Rupert Beale, group leader in the Cell Biology of Infection Laboratory at the U.K.'s Francis Crick Institute, said in a statement that multiple targeted interventions are needed to respond to the pandemic, including reducing the spread, developing better treatments, and protecting the vulnerable.

The Great Barrington Declaration "prioritizes just one aspect of a sensible strategy—protecting the vulnerable—and suggests we can safely build up 'herd immunity' in the rest of the population. This is wishful thinking." Beale said it's not possible to fully identify vulnerable individuals, or fully isolate them.

As immunity to other members of the coronavirus family of viruses herd immunity would likely not be possible without a vaccine, said Beale. Immunity is known to fade for the common cold as well as MERS and SARS.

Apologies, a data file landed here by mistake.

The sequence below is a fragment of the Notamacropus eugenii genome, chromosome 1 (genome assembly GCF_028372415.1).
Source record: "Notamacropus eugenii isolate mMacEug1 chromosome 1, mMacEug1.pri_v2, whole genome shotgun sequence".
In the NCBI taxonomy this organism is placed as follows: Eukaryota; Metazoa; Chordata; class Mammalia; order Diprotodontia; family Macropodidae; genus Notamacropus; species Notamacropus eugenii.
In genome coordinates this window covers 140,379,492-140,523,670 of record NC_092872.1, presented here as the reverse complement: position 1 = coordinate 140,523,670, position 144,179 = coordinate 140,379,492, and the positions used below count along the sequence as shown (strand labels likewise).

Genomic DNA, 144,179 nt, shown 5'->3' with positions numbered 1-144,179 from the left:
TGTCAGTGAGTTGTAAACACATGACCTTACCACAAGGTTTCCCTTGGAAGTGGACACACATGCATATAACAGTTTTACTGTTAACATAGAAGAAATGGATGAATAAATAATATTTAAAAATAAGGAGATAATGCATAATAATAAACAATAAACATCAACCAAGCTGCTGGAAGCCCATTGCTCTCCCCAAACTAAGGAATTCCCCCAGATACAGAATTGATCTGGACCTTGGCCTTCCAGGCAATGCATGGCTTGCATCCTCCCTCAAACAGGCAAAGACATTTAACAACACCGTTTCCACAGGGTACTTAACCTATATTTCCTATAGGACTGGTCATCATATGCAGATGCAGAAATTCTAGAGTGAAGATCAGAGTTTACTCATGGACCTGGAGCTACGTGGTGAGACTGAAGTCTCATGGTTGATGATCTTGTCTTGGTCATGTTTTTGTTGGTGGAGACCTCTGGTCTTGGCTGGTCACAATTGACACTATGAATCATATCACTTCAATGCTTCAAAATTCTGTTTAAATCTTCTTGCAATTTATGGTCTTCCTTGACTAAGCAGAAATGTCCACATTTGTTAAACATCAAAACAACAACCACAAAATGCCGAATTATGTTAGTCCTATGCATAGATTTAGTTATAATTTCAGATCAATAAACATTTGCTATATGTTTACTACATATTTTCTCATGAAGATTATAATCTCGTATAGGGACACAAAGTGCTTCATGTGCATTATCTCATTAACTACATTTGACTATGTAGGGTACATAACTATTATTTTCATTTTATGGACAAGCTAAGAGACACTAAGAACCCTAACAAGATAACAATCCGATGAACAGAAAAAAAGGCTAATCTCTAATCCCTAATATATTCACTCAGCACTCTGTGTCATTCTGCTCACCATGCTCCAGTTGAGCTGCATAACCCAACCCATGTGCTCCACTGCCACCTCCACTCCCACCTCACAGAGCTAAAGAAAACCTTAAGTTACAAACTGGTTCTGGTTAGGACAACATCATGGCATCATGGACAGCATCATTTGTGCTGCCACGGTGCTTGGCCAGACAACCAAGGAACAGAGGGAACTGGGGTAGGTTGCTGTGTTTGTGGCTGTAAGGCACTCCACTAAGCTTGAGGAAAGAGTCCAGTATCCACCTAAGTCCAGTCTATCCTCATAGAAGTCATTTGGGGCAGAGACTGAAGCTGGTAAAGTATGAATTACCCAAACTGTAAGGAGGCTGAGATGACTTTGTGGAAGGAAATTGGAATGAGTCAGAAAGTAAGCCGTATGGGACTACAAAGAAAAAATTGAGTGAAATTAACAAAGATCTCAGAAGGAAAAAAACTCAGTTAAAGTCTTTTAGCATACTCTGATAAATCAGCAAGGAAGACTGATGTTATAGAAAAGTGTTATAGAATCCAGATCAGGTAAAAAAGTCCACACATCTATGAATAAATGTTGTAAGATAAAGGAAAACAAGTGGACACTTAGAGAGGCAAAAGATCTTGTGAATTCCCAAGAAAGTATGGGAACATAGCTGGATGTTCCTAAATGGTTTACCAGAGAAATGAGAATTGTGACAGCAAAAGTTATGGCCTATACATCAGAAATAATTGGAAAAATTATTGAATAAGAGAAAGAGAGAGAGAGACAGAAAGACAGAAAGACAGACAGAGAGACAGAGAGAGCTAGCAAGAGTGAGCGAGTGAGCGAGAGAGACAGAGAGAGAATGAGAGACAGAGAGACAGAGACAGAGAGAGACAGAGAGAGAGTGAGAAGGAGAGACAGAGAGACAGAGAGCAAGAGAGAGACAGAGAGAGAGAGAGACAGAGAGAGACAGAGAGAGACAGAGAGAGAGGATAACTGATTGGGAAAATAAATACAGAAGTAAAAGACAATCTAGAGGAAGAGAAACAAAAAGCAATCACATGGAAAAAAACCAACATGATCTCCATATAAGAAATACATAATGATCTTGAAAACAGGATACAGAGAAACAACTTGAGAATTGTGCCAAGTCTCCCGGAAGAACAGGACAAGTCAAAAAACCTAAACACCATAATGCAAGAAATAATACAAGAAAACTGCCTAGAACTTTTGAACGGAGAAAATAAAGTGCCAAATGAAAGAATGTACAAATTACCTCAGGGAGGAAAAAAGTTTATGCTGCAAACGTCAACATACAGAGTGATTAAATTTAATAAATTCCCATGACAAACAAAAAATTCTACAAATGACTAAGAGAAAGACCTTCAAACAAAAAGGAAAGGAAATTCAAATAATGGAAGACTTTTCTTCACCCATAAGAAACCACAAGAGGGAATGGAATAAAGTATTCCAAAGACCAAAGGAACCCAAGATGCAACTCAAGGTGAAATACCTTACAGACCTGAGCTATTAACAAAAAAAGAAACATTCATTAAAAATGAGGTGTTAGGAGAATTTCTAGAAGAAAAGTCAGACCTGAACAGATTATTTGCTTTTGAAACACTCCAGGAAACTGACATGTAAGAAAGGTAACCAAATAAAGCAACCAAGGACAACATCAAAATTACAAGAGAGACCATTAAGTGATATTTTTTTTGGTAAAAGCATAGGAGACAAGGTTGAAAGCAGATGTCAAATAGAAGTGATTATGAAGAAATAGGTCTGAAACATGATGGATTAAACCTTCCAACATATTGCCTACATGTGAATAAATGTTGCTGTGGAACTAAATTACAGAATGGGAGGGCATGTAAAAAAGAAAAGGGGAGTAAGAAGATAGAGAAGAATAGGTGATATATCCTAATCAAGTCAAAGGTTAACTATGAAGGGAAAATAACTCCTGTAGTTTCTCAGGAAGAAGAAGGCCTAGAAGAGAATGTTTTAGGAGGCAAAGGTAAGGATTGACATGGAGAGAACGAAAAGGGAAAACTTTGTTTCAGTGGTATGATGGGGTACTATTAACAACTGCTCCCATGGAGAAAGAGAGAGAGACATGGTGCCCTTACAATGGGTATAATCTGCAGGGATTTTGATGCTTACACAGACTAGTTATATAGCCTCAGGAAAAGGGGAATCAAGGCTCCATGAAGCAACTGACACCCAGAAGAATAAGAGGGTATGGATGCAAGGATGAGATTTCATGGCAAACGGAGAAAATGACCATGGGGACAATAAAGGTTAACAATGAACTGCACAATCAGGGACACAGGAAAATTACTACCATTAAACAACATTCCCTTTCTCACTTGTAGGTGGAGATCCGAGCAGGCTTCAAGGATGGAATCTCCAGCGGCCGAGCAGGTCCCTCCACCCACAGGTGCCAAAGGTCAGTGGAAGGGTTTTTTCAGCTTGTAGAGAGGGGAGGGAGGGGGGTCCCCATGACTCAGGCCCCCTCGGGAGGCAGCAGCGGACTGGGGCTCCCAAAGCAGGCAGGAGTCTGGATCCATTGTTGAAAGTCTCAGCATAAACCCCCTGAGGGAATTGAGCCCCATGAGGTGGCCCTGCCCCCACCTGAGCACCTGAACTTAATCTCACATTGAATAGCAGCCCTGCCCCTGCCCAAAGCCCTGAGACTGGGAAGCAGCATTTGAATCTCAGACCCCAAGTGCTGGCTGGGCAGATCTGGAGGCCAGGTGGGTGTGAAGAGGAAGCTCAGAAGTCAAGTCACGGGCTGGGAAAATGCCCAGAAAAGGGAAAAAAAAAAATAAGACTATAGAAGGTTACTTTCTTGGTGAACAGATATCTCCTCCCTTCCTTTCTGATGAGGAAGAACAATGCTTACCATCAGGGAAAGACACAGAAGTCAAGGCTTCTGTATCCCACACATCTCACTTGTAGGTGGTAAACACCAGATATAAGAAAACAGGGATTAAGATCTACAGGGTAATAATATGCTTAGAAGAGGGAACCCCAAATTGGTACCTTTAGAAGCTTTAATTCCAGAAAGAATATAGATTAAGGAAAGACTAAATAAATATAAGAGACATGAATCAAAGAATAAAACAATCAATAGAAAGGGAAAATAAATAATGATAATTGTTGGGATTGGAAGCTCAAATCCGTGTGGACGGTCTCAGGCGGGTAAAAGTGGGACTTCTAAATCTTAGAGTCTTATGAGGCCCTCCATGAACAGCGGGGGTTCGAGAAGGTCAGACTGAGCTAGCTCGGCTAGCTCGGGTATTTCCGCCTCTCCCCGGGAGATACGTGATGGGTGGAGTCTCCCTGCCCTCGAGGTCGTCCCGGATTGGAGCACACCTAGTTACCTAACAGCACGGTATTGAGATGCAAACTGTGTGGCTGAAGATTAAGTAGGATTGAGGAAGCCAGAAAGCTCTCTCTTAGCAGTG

Bhattacharya told Newsweek: "it is true that current policies, which require "'essential' workers and the poor to be put in situations where they may be exposed, do not protect the vulnerable. It is also true that many places under the general lockdowns have failed to protect nursing home residents from exposure to the virus. It is also true that current policies provide no provision for elderly people living in multi-generational homes to be shielded should a family member be exposed to the virus. The declaration provides concrete ideas to use our resources to fix those problems."

This article has been updated with comment from Jay Bhattacharya.

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A stock image shows a group of people wearing masks. A group of scientists has proposed the idea of letting the coronavirus spread among populations while protecting the vulnerable. Getty